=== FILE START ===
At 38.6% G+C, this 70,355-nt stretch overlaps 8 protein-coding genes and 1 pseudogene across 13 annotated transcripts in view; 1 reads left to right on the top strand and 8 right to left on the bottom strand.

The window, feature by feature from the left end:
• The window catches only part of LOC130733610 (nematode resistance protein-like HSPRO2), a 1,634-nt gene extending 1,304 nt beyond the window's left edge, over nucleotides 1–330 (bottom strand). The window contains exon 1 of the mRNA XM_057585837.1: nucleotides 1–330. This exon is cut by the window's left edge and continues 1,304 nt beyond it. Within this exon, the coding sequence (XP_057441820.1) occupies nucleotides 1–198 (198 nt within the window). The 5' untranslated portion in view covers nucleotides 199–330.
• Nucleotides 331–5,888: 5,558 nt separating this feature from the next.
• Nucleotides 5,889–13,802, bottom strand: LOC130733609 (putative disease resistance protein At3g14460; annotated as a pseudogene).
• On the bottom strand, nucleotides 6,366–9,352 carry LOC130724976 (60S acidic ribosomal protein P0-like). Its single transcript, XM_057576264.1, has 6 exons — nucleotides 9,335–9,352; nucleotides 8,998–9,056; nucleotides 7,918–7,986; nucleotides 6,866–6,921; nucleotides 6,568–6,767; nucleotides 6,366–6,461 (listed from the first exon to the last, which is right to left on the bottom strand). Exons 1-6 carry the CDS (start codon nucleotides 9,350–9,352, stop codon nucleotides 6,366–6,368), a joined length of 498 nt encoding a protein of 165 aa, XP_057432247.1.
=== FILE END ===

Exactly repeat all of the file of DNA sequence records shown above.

At 38.6% G+C, this 70,355-nt stretch overlaps 8 protein-coding genes and 1 pseudogene across 13 annotated transcripts in view; 1 reads left to right on the top strand and 8 right to left on the bottom strand.

The window, feature by feature from the left end:
• The window catches only part of LOC130733610 (nematode resistance protein-like HSPRO2), a 1,634-nt gene extending 1,304 nt beyond the window's left edge, over nucleotides 1–330 (bottom strand). The window contains exon 1 of the mRNA XM_057585837.1: nucleotides 1–330. This exon is cut by the window's left edge and continues 1,304 nt beyond it. Within this exon, the coding sequence (XP_057441820.1) occupies nucleotides 1–198 (198 nt within the window). The 5' untranslated portion in view covers nucleotides 199–330.
• Nucleotides 331–5,888: 5,558 nt separating this feature from the next.
• Nucleotides 5,889–13,802, bottom strand: LOC130733609 (putative disease resistance protein At3g14460; annotated as a pseudogene).
• On the bottom strand, nucleotides 6,366–9,352 carry LOC130724976 (60S acidic ribosomal protein P0-like). Its single transcript, XM_057576264.1, has 6 exons — nucleotides 9,335–9,352; nucleotides 8,998–9,056; nucleotides 7,918–7,986; nucleotides 6,866–6,921; nucleotides 6,568–6,767; nucleotides 6,366–6,461 (listed from the first exon to the last, which is right to left on the bottom strand). Exons 1-6 carry the CDS (start codon nucleotides 9,350–9,352, stop codon nucleotides 6,366–6,368), a joined length of 498 nt encoding a protein of 165 aa, XP_057432247.1.